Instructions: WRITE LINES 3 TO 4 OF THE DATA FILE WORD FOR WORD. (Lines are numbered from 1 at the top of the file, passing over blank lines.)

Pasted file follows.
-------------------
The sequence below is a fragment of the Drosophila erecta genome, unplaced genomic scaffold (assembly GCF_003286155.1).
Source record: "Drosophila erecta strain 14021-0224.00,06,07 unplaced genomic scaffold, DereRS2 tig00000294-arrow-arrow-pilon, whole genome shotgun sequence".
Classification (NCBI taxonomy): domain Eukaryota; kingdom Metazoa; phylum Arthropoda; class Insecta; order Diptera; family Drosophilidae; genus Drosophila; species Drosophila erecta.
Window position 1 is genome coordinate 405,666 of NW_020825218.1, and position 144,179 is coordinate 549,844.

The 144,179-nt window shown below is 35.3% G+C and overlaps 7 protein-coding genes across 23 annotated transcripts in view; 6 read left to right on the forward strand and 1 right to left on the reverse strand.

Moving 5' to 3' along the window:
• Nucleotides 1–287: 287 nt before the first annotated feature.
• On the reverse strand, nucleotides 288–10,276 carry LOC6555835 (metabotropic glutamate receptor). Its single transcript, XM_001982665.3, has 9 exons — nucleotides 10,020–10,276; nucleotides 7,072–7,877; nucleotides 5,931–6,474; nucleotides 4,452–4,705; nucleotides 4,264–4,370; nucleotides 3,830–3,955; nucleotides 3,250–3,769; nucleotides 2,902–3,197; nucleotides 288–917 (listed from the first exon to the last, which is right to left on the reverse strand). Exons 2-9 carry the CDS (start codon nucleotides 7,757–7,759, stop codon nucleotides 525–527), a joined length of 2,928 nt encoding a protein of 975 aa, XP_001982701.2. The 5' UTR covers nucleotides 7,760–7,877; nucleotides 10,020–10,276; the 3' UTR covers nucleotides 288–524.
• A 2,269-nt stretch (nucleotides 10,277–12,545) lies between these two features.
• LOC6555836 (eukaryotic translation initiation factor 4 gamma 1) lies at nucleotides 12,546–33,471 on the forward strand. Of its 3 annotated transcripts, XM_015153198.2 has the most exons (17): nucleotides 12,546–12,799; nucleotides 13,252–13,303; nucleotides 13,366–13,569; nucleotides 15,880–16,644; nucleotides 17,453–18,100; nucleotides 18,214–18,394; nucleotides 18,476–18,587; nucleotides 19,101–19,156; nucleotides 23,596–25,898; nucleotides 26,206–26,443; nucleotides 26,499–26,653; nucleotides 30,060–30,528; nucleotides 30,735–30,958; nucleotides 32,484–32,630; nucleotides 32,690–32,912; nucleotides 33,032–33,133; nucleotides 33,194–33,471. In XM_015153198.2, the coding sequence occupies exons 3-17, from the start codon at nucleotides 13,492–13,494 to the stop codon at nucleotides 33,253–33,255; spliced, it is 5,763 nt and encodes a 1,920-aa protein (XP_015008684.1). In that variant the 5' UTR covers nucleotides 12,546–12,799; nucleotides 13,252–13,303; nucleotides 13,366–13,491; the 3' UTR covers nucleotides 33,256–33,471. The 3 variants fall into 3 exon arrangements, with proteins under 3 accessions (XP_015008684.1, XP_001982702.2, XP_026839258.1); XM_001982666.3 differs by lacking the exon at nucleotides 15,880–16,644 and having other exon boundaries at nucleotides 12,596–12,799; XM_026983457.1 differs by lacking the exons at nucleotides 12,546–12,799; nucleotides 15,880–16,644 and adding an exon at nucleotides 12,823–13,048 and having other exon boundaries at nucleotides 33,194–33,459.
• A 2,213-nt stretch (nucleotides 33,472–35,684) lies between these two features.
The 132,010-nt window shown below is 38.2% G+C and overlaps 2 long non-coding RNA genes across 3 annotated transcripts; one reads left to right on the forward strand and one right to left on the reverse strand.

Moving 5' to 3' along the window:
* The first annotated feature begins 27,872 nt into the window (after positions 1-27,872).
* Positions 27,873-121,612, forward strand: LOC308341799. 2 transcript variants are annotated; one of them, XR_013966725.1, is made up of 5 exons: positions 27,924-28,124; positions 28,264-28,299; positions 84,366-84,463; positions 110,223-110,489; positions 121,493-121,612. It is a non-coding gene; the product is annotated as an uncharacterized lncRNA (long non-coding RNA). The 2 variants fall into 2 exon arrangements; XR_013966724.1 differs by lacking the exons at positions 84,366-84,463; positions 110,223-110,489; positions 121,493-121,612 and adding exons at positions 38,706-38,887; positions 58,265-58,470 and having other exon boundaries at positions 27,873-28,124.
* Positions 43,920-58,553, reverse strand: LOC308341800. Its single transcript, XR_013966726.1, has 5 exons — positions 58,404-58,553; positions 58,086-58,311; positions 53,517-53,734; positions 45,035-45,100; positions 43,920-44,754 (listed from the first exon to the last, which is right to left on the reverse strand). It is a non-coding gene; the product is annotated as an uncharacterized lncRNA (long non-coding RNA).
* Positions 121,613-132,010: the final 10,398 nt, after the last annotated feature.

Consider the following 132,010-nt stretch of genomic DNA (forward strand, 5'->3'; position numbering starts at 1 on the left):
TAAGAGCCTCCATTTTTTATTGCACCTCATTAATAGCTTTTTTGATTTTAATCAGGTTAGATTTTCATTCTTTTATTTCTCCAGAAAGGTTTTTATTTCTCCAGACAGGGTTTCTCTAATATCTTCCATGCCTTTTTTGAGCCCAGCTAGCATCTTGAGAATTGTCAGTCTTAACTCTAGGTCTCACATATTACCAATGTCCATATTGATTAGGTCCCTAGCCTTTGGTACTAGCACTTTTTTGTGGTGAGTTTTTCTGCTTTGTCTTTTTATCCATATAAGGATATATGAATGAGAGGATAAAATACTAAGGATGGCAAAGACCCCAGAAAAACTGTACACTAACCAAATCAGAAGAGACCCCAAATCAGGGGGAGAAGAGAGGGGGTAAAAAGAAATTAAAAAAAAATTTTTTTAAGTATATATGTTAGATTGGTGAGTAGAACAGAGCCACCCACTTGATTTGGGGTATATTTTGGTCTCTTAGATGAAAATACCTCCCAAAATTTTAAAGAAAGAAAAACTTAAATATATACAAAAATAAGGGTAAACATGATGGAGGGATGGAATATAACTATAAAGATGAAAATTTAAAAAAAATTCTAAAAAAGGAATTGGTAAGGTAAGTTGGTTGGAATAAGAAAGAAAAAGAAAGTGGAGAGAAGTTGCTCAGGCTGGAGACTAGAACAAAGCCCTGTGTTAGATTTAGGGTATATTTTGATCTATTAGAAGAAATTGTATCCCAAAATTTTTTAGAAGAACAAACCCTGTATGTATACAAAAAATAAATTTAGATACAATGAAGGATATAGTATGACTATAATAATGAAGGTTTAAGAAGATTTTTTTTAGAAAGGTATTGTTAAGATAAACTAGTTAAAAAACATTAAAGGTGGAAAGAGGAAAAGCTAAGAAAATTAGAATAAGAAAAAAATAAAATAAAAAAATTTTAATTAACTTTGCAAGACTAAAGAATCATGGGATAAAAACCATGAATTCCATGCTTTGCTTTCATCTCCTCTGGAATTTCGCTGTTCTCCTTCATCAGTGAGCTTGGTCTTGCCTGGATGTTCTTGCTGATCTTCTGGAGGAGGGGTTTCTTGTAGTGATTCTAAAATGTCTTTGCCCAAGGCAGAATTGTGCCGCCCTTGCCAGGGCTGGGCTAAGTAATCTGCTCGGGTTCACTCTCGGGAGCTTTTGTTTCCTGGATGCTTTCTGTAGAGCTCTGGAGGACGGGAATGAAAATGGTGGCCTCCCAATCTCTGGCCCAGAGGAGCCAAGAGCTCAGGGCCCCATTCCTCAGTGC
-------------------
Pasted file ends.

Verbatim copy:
Classification (NCBI taxonomy): domain Eukaryota; kingdom Metazoa; phylum Arthropoda; class Insecta; order Diptera; family Drosophilidae; genus Drosophila; species Drosophila erecta.
Window position 1 is genome coordinate 405,666 of NW_020825218.1, and position 144,179 is coordinate 549,844.